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Sunday, 4 December 2016


4 December 1971: McGurk’s Bar in Belfast was blown up on this day. Fifteen innocent people were killed in the explosion and many more were injured. McGurk's family pub was on North Queen Street, one of North Belfast's main thoroughfares, five minute's walk away from the commercial hub of the City. The proprietor Paddy McGurk was a well known figure and the Vice President of the local GAA club, the Ardoyne Kickhams. His wife and daughter died that evening.

The original target of the Loyalist bombers was a pub called ‘the Gem’ which was frequented by members of a Republican organisation in competition with the Provisional IRA. The gang were under instructions to plant the device there in the hope that the inevitable casualties would lead to violent strife between these rivals. However the Gem was well guarded and the bombers decided that McGurk’s was an easier target.

Almost immediately in the aftermath of the attack a sinister campaign of disinformation was launched by sources within the Crown Forces that raised suspicions within the Nationalist Community that there was a hidden hand at work. The following day the journalist John Chartres writing in the London Times newspaper devoted a complete article to the debriefing of the British army. He recorded, without heeding any of the witness accounts:

Police and Army Intelligence Officers believe that Ulster's worst outrage, the killing of 15 people including two children and three women ...was caused by an IRA plan that went wrong.

BBC Radio 4 News reported the afternoon after the blast that RUC sources had confirmed that forensic scientists believed that the bomb exploded inside the building. Other such reports in a similar vein followed that helped cast doubt in the public mind as to who was responsible and a plausible cover story was thus germinated that this was indeed an IRA ‘own goal’ that had gone disastrously wrong for the perpetrators.

Nobody was ever arrested or questioned, until a U.V.F. gang-member, Robert James Campbell, turned himself in and confessed to his part in the massacre on the 28 July 1977. He admitted that he drove the vehicle used to transport the bomb on that fateful night but the bombers themselves have never been brought to justice. Robert James Campbell was sentenced on the 6 September 1978. He was released on the 9th September 1993 afters serving fifteen years for the murders of fifteen people.

In July 2008, British Secretary of State Shaun Woodward apologised in a letter to Scottish MP Michael Connarty about the role the British Army played in the cover up of who was responsible for the massacre. Mr Connarty’s great uncle was killed in the UVF attack on McGurk’s bar this night 45 years ago.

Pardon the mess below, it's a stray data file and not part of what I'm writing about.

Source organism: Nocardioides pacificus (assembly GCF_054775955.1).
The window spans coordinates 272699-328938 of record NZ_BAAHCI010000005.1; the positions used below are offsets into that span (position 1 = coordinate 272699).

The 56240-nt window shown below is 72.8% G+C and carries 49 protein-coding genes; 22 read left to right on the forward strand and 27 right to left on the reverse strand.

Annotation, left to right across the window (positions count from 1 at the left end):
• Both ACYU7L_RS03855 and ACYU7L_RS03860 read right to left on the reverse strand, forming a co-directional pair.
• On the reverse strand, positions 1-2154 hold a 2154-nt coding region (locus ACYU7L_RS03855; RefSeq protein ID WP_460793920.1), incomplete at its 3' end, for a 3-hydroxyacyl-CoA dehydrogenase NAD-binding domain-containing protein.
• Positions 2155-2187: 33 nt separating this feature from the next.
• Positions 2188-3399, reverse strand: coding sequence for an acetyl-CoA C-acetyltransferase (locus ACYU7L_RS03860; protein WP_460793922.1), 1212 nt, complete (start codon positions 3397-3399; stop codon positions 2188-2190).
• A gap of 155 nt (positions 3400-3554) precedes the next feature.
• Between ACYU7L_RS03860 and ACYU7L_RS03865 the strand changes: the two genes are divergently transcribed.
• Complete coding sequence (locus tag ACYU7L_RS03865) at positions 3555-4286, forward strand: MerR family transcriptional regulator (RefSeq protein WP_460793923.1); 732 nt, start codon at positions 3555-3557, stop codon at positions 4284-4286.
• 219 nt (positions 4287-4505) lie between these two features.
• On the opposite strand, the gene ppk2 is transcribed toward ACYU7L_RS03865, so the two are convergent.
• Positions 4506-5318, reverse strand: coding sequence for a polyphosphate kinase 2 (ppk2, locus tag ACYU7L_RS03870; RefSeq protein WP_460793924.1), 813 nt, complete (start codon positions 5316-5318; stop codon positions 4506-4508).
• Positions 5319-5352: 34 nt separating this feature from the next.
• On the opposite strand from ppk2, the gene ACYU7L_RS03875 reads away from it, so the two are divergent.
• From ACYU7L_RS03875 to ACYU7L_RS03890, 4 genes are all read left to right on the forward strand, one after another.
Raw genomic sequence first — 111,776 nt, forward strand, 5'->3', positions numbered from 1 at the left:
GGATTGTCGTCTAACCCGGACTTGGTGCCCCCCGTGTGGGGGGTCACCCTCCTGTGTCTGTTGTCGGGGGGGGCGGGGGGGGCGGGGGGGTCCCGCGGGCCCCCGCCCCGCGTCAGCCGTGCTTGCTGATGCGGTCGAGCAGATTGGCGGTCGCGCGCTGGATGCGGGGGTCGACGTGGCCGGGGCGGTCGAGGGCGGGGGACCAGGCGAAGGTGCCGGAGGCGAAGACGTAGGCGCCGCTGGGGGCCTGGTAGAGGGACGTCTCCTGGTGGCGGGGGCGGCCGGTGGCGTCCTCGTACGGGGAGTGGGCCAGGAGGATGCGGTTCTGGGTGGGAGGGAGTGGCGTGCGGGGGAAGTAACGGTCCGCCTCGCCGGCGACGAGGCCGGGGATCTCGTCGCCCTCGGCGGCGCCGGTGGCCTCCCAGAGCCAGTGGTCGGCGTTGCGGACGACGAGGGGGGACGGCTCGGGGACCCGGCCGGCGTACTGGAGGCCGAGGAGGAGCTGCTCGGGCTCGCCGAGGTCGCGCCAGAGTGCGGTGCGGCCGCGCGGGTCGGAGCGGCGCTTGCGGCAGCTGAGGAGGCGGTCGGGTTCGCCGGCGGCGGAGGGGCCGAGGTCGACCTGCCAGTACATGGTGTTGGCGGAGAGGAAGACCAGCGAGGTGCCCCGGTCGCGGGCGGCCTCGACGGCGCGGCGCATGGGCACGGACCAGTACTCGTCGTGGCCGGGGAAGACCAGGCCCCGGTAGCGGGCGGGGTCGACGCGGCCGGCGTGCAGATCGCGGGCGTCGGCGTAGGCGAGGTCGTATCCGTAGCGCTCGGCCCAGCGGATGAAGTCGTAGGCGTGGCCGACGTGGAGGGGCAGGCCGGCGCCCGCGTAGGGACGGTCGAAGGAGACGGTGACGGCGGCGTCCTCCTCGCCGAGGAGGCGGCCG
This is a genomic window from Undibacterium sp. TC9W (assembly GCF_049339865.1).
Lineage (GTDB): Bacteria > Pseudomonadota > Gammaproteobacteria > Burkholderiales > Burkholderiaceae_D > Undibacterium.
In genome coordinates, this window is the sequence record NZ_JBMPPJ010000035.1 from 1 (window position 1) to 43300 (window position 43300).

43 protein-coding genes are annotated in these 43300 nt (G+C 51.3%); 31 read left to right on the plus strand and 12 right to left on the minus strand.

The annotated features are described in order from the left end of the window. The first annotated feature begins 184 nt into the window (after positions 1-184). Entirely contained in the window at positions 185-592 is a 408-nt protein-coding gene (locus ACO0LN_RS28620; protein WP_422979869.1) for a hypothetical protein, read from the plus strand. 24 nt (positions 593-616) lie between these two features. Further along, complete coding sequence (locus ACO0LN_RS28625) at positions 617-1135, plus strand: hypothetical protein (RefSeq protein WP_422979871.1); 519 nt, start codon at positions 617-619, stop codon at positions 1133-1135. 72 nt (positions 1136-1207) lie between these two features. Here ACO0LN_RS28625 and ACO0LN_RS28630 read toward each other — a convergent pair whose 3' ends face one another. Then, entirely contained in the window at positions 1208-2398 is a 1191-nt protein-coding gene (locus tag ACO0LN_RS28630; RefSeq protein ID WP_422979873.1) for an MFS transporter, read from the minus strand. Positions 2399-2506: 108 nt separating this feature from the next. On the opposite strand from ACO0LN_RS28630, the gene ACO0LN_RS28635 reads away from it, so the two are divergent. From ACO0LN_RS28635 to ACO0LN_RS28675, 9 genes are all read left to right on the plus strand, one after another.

Saturday, 3 December 2016



3 December 1925: The Boundary Commission, set up under the Treaty to finalise the Border, was scrapped and a financial settlement was agreed between the British and Irish Governments instead covering various aspects of Anglo-Irish affairs. The Commission’s findings had been fatally undermined when the British Morning Post newspaper leaked its results. This clearly showed that only minor adjustments in the Border were to be expected.


It was in effect a Fiasco and a humiliation for the Irish Free State and for the hopes of the Irish People. Mr Cosgrave [above], President of the Executive Council of the Irish Free State, could only hope to salvage something from the wreckage in what was in effect a damage limitation exercise. Cosgrave defended his successful negotiation of the abrogation of the debts due to Britain under Article 5 of the Anglo Irish Treaty of 1921 (aka ‘the Treaty’) as a good deal.

That article stated that:



The Irish Free State shall assume liability for the service of the Public Debt of the United Kingdom as existing at the date hereof and towards the payment of war pensions as existing at that date in such proportion as may be fair and equitable, having regard to any just claims on the part of Ireland by way of set-off or counter-claim, the amount of such sums being determined in default of agreement by the arbitration of one or more independent persons being citizens of the British Empire.

This would have been a heavy burden on the State that had not yet even started to make a contribution to the fund. While the British Government of Prime Minister Stanley Baldwin was not willing to budge on the Border been adjusted by any significant concession of territory to the Irish Free State it was prepared to concede on these repayments as a sop to the Irish to stave off political instability here.

In the Debate that followed in Leinster House Cosgrave defended his decision to do a deal that abrogated the State’s obligations to Britain’s Public Debt with the following words: